CSCI 255 — Amplification

Starting points

Controlling power

Melody_PIC32.X.tar.gzThere have been two times this semester where we approached the analog world.

This week let’s try to make the experience a bit more powerful. Melody_PIC32.X.tar.gzWith the parts we have available, there are a few ways to accomplish this.

Be aware that you must use an external power source on the controlled device. Trying to power loud speakers or motors from your computer would just result in the on-chip voltage level getting too low.

More volume

There are at least two ways you could get a louder sound.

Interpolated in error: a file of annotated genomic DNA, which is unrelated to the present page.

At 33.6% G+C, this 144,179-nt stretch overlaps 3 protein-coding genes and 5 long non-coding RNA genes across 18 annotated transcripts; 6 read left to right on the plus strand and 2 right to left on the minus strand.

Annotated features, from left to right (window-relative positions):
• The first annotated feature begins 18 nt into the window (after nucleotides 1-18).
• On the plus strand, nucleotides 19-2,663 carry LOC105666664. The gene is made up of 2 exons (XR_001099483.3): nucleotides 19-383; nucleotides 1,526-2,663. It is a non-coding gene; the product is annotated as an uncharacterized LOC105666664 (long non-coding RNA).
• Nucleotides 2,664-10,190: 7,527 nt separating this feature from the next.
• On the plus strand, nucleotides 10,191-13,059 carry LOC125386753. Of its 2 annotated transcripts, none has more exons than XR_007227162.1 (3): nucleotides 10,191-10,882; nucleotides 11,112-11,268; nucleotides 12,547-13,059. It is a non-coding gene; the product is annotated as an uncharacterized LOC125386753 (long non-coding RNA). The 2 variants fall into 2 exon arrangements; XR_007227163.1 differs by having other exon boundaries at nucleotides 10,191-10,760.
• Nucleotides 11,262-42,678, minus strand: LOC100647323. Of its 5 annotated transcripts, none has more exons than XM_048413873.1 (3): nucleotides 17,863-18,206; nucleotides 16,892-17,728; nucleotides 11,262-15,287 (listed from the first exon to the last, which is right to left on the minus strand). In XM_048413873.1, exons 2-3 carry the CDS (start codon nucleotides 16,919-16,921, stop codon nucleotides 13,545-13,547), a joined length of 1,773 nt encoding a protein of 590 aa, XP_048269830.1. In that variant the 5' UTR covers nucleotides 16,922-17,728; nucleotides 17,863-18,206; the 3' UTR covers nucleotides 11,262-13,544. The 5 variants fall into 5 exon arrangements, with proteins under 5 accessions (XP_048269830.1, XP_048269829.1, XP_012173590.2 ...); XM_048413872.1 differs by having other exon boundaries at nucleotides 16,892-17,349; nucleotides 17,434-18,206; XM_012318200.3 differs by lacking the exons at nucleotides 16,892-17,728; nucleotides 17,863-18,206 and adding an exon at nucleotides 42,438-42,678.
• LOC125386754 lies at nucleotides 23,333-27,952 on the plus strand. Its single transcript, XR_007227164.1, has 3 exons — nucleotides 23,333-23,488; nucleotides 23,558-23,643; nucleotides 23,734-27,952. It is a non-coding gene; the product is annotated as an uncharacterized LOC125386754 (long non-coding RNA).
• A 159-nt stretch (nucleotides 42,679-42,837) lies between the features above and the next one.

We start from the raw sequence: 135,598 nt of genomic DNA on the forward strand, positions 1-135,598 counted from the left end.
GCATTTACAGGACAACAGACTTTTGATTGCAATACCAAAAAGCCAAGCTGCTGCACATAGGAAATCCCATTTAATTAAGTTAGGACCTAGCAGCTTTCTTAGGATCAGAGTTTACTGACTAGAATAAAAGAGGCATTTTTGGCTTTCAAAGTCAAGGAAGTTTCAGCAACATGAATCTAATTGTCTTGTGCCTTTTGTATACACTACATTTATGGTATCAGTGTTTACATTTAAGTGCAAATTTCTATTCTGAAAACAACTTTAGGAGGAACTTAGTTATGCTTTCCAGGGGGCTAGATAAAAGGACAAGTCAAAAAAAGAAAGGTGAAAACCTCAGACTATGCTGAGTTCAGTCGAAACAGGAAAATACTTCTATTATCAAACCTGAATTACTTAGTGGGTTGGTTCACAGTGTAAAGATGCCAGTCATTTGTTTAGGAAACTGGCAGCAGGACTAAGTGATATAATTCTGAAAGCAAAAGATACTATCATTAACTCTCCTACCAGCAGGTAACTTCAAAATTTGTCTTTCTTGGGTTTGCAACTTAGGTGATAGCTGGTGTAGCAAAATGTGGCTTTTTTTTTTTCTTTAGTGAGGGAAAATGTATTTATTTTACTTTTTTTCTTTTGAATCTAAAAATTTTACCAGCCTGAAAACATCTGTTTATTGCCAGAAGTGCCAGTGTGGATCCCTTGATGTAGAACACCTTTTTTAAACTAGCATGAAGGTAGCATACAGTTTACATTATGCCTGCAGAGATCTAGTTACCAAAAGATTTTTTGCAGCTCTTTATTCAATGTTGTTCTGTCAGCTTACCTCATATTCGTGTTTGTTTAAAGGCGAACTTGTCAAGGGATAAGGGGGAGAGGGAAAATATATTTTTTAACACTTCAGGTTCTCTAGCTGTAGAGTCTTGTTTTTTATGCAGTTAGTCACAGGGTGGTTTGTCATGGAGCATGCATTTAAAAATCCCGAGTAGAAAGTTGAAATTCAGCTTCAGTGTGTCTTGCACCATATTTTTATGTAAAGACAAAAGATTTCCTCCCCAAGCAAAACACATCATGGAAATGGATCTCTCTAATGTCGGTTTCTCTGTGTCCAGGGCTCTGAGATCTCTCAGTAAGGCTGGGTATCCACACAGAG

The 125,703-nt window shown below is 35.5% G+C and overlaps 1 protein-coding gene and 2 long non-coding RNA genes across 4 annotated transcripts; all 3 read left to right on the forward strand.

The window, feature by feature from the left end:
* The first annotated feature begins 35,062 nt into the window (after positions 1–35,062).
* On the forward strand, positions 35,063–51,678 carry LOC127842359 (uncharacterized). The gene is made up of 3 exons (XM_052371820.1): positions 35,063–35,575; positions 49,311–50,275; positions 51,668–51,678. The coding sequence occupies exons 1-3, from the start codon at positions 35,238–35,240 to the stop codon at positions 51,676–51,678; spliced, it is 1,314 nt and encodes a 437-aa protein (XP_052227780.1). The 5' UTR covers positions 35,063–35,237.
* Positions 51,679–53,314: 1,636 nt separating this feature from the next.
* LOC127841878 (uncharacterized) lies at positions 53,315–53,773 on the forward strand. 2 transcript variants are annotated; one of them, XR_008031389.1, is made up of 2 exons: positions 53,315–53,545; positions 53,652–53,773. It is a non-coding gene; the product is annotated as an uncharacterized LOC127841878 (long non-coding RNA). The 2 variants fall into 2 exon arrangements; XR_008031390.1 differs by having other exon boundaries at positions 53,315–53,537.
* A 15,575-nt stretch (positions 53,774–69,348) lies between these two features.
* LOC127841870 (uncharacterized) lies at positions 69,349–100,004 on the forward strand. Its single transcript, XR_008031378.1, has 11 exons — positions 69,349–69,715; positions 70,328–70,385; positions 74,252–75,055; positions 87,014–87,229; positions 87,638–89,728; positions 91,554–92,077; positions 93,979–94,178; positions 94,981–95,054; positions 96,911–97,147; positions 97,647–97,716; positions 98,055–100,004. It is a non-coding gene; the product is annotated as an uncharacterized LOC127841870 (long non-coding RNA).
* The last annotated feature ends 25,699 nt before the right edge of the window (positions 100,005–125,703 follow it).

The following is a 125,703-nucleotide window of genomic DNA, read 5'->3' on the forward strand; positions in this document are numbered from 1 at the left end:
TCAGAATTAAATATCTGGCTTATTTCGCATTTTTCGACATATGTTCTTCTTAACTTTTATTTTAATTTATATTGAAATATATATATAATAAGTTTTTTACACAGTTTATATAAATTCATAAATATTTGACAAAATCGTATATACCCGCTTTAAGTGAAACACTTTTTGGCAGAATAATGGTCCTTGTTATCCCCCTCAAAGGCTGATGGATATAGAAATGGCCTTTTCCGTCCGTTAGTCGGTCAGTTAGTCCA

The first is using a one-transistor amplifier. You can read about this at One transistor audio amplifier for Arduino projects at previous CSCI 255 lab.

The second is using an op amp. You can read about this at Op Amp basics. In a past CSCI 255 lab, we’ve had pretty good luck using the op amp application found in the upper-left corner of page 5 of the LM386 data sheet with a 3G Ω human resistor.
off    on

Controlled movement

OK. You really might be able to get away with driving a small speaker directory from you micrcontroller (after all we’ve already done that in lab once), but you could never do that will a motor.

You can use the one transistor solution of Arduino lesson 13. DC Motors. Alternatively, you could use a Arduino Motor Shield or explore the wide range of solutions found on the the University of Minnesota ME2011 web site. By the way, we controlled a few Big Lots bird in the class of 2012.